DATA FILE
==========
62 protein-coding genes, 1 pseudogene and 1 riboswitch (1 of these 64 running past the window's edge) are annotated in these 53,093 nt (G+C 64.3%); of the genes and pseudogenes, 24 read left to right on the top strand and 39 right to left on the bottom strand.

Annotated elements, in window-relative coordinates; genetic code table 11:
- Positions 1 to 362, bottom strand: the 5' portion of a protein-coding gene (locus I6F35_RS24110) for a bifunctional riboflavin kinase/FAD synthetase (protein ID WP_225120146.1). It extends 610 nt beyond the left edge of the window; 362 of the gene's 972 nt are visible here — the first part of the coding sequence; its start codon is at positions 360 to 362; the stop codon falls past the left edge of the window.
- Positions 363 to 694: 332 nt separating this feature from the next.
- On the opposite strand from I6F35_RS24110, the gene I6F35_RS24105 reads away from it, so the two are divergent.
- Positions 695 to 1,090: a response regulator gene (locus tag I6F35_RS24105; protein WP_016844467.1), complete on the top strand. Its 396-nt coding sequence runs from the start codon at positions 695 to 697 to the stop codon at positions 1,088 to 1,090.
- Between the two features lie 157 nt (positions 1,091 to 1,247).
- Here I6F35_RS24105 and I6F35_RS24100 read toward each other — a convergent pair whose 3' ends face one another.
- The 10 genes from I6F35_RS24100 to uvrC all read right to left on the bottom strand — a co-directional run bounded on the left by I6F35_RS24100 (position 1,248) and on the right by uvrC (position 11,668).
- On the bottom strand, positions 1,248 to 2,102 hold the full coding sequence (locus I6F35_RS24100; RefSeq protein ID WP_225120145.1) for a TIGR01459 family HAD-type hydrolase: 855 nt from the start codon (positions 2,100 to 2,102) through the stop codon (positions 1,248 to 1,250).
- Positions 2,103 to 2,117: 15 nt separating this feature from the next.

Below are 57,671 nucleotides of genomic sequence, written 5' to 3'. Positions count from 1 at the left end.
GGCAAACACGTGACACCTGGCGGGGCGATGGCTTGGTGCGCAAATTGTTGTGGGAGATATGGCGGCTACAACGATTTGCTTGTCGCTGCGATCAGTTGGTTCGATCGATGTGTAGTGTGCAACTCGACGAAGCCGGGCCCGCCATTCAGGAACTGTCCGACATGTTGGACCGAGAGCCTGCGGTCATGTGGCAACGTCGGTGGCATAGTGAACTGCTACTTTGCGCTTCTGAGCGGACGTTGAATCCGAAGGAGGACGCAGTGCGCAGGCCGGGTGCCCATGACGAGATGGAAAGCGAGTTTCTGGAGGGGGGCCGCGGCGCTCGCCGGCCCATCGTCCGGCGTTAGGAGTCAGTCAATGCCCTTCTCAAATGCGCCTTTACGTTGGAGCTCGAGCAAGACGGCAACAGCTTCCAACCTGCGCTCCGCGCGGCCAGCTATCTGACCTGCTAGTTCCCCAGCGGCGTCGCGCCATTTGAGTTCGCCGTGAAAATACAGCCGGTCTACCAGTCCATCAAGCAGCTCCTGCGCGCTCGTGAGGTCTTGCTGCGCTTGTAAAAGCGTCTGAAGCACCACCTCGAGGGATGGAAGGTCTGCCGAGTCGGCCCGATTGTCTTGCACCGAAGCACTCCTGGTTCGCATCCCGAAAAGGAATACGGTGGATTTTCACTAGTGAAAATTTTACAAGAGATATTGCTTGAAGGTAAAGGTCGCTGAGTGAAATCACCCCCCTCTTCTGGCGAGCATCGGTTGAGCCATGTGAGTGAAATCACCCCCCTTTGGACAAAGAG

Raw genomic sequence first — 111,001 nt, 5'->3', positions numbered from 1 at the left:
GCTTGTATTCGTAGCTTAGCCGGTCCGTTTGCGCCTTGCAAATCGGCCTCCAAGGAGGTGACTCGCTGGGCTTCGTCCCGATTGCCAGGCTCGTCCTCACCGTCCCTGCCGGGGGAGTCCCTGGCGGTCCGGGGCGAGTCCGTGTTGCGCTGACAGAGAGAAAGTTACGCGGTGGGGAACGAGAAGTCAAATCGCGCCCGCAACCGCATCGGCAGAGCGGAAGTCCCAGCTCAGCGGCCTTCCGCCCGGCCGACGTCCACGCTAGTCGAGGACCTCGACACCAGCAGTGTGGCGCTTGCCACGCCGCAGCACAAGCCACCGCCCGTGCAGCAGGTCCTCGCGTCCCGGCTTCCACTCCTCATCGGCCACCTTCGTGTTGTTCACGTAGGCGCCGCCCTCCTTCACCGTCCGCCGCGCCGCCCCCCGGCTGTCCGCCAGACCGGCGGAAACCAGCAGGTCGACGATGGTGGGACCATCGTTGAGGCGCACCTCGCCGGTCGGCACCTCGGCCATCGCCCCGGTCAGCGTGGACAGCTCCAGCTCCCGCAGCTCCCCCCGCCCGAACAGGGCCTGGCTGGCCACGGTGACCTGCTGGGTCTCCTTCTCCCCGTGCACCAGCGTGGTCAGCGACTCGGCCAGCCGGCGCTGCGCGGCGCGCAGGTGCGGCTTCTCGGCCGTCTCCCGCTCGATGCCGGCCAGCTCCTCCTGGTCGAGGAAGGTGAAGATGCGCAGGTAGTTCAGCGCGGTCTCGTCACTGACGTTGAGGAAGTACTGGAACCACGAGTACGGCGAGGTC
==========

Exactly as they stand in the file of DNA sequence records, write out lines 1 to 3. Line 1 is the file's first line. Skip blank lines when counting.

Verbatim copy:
62 protein-coding genes, 1 pseudogene and 1 riboswitch (1 of these 64 running past the window's edge) are annotated in these 53,093 nt (G+C 64.3%); of the genes and pseudogenes, 24 read left to right on the top strand and 39 right to left on the bottom strand.

Annotated elements, in window-relative coordinates; genetic code table 11:
- Positions 1 to 362, bottom strand: the 5' portion of a protein-coding gene (locus I6F35_RS24110) for a bifunctional riboflavin kinase/FAD synthetase (protein ID WP_225120146.1). It extends 610 nt beyond the left edge of the window; 362 of the gene's 972 nt are visible here — the first part of the coding sequence; its start codon is at positions 360 to 362; the stop codon falls past the left edge of the window.